In October 2005, I wrote about our experience with Hurricane Rita. Unfortunately, it’s time to discuss another hurricane.
We first moved to the Gulf Coast area more than 21 years ago, to St. Tammany Parish, located 24 miles north of New Orleans across Lake Ponchartrain. Within a year, we experienced our first hurricane.
It was only a Category 1, but the eye passed directly over our home and we were rocked by winds of 75 miles per hour and heavy rain. We considered evacuating but local residents guffawed at that notion. “Son, ya don’t lose no sleep over a weak Category 1 and you sure don’t need to run from it,” explained an elderly co-worker. My family and I were still pretty impressed by the storm’s destructive power but local residents took it in stride.
To my dismay, I also learned that, statistically speaking, New Orleans and Houston were long overdue for a direct hit by a major storm. Nothing happened while we were in south Louisiana and even when we moved to Houston in 1992, major storms continued to miss both cities for several years.
Statistics finally caught up with New Orleans in 2005 when Hurricane Katrina ravaged the region while Houston dodged a bullet when Hurricane Rita veered 100 miles east a few days later. In 2008, statistics caught up with the Houston/Galveston area as well.
While Hurricane Ike was classified as a strong Category 2, experts related that the destructive power of Ike was more akin to a Category 4. Ike was massive – the size of Texas itself. Combine that with the bowl-shaped topography of the Texas coast which concentrated the storm surge, and you had an incredibly dangerous storm.
But we still didn’t evacuate. Lessons learned from Katrina and Rita included recommending people who are not in storm surge areas to stay put and off the highways so those that legitimately need to evacuate can do so.
Underground utilities to the rescue
In my neighborhood on the west side of Houston (and over 50 miles from the coast), we only lost power for about 20 minutes during the 80 – 100 mph winds and torrential rains. We were literally an island of light in a sea of darkness. I could attribute that anomaly to clean living, but realistically it was due to underground utilities. Though virtually all of our friends in nearby subdivisions lost power initially, it was largely restored within 12 to 72 hours. In our part of town, most of the subdivisions are less than 25 years old. As is the national trend, all utilities – including telephone, power and cable – were installed underground. Once power is fully restored (at the time of this writing, over 1 million were still without power), I would love to see the statistics correlating restoration of electricity with underground versus overhead utility lines. Underground installation does, by no means, solve all the problems of power loss during natural disasters, but I have no doubt it minimizes damage and accelerates recovery.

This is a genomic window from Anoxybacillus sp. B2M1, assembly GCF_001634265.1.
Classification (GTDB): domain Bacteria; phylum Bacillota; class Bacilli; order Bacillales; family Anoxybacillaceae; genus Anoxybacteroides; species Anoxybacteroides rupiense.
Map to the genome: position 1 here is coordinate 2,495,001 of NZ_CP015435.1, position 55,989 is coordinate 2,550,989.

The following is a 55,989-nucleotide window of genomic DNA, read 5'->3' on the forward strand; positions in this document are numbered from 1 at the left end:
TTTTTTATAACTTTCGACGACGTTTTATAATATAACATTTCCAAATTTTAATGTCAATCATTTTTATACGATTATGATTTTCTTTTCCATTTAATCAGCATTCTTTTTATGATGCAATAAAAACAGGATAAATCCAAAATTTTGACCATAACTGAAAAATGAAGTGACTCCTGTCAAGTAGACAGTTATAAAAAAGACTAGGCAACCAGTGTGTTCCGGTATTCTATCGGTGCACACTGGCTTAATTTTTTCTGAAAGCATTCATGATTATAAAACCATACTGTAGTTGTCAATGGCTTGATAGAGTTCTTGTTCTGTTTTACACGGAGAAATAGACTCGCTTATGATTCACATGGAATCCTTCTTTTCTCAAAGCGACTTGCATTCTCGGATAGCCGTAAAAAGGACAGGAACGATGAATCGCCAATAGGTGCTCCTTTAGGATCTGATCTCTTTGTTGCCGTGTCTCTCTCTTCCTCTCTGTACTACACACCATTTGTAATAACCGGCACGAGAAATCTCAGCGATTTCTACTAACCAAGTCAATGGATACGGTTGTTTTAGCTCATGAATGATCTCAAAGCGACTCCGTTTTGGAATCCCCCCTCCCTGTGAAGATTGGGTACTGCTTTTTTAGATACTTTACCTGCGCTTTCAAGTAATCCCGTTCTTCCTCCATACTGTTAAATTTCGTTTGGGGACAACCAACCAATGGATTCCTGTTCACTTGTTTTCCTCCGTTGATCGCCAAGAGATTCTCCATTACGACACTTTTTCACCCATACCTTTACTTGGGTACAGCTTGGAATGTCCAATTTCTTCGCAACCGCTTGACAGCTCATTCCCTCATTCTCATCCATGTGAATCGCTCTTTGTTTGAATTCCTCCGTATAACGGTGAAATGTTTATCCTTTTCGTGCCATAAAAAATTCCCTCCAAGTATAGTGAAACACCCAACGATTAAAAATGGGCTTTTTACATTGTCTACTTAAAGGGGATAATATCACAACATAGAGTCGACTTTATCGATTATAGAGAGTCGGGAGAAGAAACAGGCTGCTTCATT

But our woes in my part of town were minor compared to other areas. In Galveston, part of the island itself has literally disappeared – the “new” beach has moved substantially inland. The search goes on for idiot survivors (those that chose to ignore the “leave now or face death” warnings). The loss of life will inevitably continue to climb, but all things considered, it has been amazingly low. Sadly, there are still more than 50 people missing, mostly from Galveston and the Bolivar Peninsula. Authorities suspect that many of those were simply swept out to sea.
In Houston, we had an orderly retreat and are having an orderly, cooperatively recovery. No major FEMA nightmares, no blaming the President and Congress for a natural disaster. Texans took the initiative and are simply dealing with the multitude of problems – and will continue to do so for as long as it takes.
We’re just taking care of our own. That is, perhaps, the most important lesson learned from the now infamous Hurricane Ike.